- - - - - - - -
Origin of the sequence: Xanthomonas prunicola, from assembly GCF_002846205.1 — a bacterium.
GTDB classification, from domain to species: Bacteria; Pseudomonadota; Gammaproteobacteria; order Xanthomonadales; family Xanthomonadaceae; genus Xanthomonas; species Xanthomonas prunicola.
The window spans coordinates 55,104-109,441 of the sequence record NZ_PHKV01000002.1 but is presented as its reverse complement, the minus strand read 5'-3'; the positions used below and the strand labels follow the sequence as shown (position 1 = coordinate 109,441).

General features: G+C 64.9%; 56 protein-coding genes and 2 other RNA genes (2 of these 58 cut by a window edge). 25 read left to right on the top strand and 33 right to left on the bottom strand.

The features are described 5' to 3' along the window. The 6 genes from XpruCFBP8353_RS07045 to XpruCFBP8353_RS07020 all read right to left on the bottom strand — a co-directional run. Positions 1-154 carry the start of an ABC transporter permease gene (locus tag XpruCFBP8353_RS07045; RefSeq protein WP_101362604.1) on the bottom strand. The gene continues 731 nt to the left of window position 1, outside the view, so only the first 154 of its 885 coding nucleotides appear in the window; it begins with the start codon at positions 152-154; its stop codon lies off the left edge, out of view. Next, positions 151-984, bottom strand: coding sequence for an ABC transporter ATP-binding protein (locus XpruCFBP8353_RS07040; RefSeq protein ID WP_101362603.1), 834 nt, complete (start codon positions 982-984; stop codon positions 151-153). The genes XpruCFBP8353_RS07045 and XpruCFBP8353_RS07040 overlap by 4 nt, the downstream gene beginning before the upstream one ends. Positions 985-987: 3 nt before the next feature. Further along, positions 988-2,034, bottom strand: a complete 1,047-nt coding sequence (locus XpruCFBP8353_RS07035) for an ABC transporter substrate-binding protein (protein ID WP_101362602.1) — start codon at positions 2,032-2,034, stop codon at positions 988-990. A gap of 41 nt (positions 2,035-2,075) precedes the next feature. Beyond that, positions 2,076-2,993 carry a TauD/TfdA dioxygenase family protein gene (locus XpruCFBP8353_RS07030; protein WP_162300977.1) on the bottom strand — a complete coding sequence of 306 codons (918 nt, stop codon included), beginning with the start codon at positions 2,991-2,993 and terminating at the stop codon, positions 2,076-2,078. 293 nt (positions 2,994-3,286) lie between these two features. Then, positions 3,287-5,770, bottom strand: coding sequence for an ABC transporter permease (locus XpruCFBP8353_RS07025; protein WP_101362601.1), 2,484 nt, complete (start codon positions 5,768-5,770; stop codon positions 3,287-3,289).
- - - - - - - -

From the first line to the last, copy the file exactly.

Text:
Origin of the sequence: Xanthomonas prunicola, from assembly GCF_002846205.1 — a bacterium.
GTDB classification, from domain to species: Bacteria; Pseudomonadota; Gammaproteobacteria; order Xanthomonadales; family Xanthomonadaceae; genus Xanthomonas; species Xanthomonas prunicola.
The window spans coordinates 55,104-109,441 of the sequence record NZ_PHKV01000002.1 but is presented as its reverse complement, the minus strand read 5'-3'; the positions used below and the strand labels follow the sequence as shown (position 1 = coordinate 109,441).

General features: G+C 64.9%; 56 protein-coding genes and 2 other RNA genes (2 of these 58 cut by a window edge). 25 read left to right on the top strand and 33 right to left on the bottom strand.

The features are described 5' to 3' along the window. The 6 genes from XpruCFBP8353_RS07045 to XpruCFBP8353_RS07020 all read right to left on the bottom strand — a co-directional run. Positions 1-154 carry the start of an ABC transporter permease gene (locus tag XpruCFBP8353_RS07045; RefSeq protein WP_101362604.1) on the bottom strand. The gene continues 731 nt to the left of window position 1, outside the view, so only the first 154 of its 885 coding nucleotides appear in the window; it begins with the start codon at positions 152-154; its stop codon lies off the left edge, out of view. Next, positions 151-984, bottom strand: coding sequence for an ABC transporter ATP-binding protein (locus XpruCFBP8353_RS07040; RefSeq protein ID WP_101362603.1), 834 nt, complete (start codon positions 982-984; stop codon positions 151-153). The genes XpruCFBP8353_RS07045 and XpruCFBP8353_RS07040 overlap by 4 nt, the downstream gene beginning before the upstream one ends. Positions 985-987: 3 nt before the next feature. Further along, positions 988-2,034, bottom strand: a complete 1,047-nt coding sequence (locus XpruCFBP8353_RS07035) for an ABC transporter substrate-binding protein (protein ID WP_101362602.1) — start codon at positions 2,032-2,034, stop codon at positions 988-990. A gap of 41 nt (positions 2,035-2,075) precedes the next feature. Beyond that, positions 2,076-2,993 carry a TauD/TfdA dioxygenase family protein gene (locus XpruCFBP8353_RS07030; protein WP_162300977.1) on the bottom strand — a complete coding sequence of 306 codons (918 nt, stop codon included), beginning with the start codon at positions 2,991-2,993 and terminating at the stop codon, positions 2,076-2,078. 293 nt (positions 2,994-3,286) lie between these two features. Then, positions 3,287-5,770, bottom strand: coding sequence for an ABC transporter permease (locus XpruCFBP8353_RS07025; protein WP_101362601.1), 2,484 nt, complete (start codon positions 5,768-5,770; stop codon positions 3,287-3,289).